Walter Huston received his second Oscar nomination for playing Mr. Scratch in the Devil and Daniel Webster. He wants the soul of Daniel Webster, played by Edward Arnold, who is on his way to an honorable career in politics and public speaking. Mr. Scratch tells Webster that he’s wasting his time writing speeches and worrying about people and their problems. If he wants to be president, he should begin thinking on his own. And he should want to be president. It should be the goal of anyone in U.S. politics. After all, Mr. Scratch is the first American citizen. He was there when the first wrong was done to the first Indian. Scratch stood on deck when the first slaver put out for the Congo. America is the where the money is printed and Scratch offers Webster all that money can buy. Huston doesn’t need fake cloven hooves, he stands like he’s always had them, like the goat-horned satyr he really is. You like Scratch, he’s affable and pleasant. Until he’s not. And then he turns most unpleasant. He doesn’t like losing, but he’s got all the time in the world. One courtroom battle is not the war.
15. Anton LaVey, Bobby Beausoleil, Invocation of My Demon Brother, 1969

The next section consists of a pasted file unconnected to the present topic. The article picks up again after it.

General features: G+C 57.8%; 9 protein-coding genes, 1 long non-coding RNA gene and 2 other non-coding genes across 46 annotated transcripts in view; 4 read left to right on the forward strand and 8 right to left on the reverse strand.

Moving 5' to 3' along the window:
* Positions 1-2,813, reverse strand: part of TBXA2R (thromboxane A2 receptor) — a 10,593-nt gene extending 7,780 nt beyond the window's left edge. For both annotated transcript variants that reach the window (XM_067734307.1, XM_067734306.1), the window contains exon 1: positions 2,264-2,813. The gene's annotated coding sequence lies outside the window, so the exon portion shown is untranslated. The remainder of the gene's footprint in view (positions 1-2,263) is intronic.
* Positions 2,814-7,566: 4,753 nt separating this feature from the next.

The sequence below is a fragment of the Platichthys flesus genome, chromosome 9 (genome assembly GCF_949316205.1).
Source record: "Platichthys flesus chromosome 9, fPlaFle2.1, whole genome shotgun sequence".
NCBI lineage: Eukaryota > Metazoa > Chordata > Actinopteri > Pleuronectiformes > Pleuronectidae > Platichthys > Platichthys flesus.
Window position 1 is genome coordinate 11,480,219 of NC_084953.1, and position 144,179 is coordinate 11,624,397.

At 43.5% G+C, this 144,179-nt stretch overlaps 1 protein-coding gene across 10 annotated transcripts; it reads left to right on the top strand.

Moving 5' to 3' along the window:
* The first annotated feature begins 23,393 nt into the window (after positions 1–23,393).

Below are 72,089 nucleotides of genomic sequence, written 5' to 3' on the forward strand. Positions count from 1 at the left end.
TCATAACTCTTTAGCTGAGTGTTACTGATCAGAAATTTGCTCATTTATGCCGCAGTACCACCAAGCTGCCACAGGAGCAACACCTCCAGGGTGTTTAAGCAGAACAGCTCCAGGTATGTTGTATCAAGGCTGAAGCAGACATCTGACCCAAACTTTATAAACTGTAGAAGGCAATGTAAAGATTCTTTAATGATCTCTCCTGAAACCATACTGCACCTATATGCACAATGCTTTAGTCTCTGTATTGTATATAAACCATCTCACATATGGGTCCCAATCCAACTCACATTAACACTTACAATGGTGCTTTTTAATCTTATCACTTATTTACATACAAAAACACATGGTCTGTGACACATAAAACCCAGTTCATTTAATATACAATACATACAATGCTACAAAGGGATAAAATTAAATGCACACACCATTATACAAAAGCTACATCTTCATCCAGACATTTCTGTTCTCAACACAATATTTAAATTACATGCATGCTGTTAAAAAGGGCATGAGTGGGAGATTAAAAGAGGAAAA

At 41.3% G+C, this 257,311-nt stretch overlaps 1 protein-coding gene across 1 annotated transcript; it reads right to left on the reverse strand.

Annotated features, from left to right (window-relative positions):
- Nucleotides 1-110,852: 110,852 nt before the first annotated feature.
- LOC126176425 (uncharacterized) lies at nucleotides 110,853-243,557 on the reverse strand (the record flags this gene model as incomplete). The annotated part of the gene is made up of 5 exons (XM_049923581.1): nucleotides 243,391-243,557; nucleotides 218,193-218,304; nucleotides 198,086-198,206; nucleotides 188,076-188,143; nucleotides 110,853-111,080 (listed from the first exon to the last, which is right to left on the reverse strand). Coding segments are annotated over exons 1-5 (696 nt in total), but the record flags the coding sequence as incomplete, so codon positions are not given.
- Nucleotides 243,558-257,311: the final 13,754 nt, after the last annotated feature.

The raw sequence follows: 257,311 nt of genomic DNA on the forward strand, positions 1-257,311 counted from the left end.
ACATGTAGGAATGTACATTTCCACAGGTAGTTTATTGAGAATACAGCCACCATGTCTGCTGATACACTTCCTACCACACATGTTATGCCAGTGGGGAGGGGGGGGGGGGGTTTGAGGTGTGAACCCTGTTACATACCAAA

As you will read below, The Absolutely Fabulous Devil Anita Pallenberg financed Kenneth Anger’s 11 minute Invocation of My Demon Brother and Anita knew her spirits. Anton LaVey, the founder and head of the Church of Satan played His Satanic Majesty and Bobby Beausoliel was cast as Lucifer. Beausoliel had composed the music to Anger’s Lucifer Rising and would go on to greater notoriety when he earned his satanic button with the Manson family. The use of a future killer lends an authenticity to the intent. There is no dialogue, just Mick Jagger agitpopping on the moog, as images move through color like energy moves through the chakra. Some stark, some warped or superimposed, but all filled with symbolism. Most images subvert the expectations. A tattooed albino opens and closes a smaller ceremony before the main event. A Nazi flag replaces the traditional swastika of Theosophy. Dope is ritualistically passed in a skull-shaped pipe. A Hell’s Angel insignia on a leather vest. Invocation of My Demon Brother is a ritual, it is laid out in ritual form and lets the audience make the connections. The film is meant to evoke a response out of the watcher, to cast a spell, if you will. I’ve seen it seven times, you can see it five times in an hour, so not too much of a stretch. If you watch it in the dark, you will leave with the same feeling you would take with you if you left a similar ritual.